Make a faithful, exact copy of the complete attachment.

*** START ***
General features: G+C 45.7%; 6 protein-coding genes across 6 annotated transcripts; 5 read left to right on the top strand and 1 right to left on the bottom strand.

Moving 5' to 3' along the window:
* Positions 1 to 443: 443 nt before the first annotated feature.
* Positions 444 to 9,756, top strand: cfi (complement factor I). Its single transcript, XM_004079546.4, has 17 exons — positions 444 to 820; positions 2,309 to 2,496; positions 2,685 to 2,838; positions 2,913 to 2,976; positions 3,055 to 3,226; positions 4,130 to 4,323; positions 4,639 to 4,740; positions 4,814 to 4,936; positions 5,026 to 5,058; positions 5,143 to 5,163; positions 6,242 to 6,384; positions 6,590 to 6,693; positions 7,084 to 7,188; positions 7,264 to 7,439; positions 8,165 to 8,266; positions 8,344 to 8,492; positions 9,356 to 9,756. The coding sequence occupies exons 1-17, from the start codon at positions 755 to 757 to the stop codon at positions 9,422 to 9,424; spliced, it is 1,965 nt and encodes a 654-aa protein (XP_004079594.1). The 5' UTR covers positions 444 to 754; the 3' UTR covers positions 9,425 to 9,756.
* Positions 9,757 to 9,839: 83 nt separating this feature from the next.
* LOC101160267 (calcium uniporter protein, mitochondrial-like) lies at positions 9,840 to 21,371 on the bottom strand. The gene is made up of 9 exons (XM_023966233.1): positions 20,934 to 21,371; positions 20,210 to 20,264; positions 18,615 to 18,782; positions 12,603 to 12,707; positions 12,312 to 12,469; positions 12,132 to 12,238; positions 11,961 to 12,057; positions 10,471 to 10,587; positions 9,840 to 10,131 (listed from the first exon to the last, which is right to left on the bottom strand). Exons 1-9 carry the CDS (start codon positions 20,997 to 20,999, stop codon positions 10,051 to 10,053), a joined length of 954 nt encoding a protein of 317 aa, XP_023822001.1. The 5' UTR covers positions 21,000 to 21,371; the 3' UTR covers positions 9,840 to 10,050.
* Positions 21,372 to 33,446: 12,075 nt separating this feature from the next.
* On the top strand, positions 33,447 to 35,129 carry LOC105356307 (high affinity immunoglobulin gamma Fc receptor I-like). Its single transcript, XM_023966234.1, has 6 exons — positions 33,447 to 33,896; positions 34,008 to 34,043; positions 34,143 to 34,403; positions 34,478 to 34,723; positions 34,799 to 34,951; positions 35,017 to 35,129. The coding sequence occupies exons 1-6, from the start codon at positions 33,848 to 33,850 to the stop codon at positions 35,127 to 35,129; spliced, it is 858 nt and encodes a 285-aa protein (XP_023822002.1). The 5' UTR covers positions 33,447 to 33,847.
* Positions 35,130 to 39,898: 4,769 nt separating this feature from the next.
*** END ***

General features: G+C 45.7%; 6 protein-coding genes across 6 annotated transcripts; 5 read left to right on the top strand and 1 right to left on the bottom strand.

Moving 5' to 3' along the window:
* Positions 1 to 443: 443 nt before the first annotated feature.
* Positions 444 to 9,756, top strand: cfi (complement factor I). Its single transcript, XM_004079546.4, has 17 exons — positions 444 to 820; positions 2,309 to 2,496; positions 2,685 to 2,838; positions 2,913 to 2,976; positions 3,055 to 3,226; positions 4,130 to 4,323; positions 4,639 to 4,740; positions 4,814 to 4,936; positions 5,026 to 5,058; positions 5,143 to 5,163; positions 6,242 to 6,384; positions 6,590 to 6,693; positions 7,084 to 7,188; positions 7,264 to 7,439; positions 8,165 to 8,266; positions 8,344 to 8,492; positions 9,356 to 9,756. The coding sequence occupies exons 1-17, from the start codon at positions 755 to 757 to the stop codon at positions 9,422 to 9,424; spliced, it is 1,965 nt and encodes a 654-aa protein (XP_004079594.1). The 5' UTR covers positions 444 to 754; the 3' UTR covers positions 9,425 to 9,756.
* Positions 9,757 to 9,839: 83 nt separating this feature from the next.
* LOC101160267 (calcium uniporter protein, mitochondrial-like) lies at positions 9,840 to 21,371 on the bottom strand. The gene is made up of 9 exons (XM_023966233.1): positions 20,934 to 21,371; positions 20,210 to 20,264; positions 18,615 to 18,782; positions 12,603 to 12,707; positions 12,312 to 12,469; positions 12,132 to 12,238; positions 11,961 to 12,057; positions 10,471 to 10,587; positions 9,840 to 10,131 (listed from the first exon to the last, which is right to left on the bottom strand). Exons 1-9 carry the CDS (start codon positions 20,997 to 20,999, stop codon positions 10,051 to 10,053), a joined length of 954 nt encoding a protein of 317 aa, XP_023822001.1. The 5' UTR covers positions 21,000 to 21,371; the 3' UTR covers positions 9,840 to 10,050.
* Positions 21,372 to 33,446: 12,075 nt separating this feature from the next.
* On the top strand, positions 33,447 to 35,129 carry LOC105356307 (high affinity immunoglobulin gamma Fc receptor I-like). Its single transcript, XM_023966234.1, has 6 exons — positions 33,447 to 33,896; positions 34,008 to 34,043; positions 34,143 to 34,403; positions 34,478 to 34,723; positions 34,799 to 34,951; positions 35,017 to 35,129. The coding sequence occupies exons 1-6, from the start codon at positions 33,848 to 33,850 to the stop codon at positions 35,127 to 35,129; spliced, it is 858 nt and encodes a 285-aa protein (XP_023822002.1). The 5' UTR covers positions 33,447 to 33,847.
* Positions 35,130 to 39,898: 4,769 nt separating this feature from the next.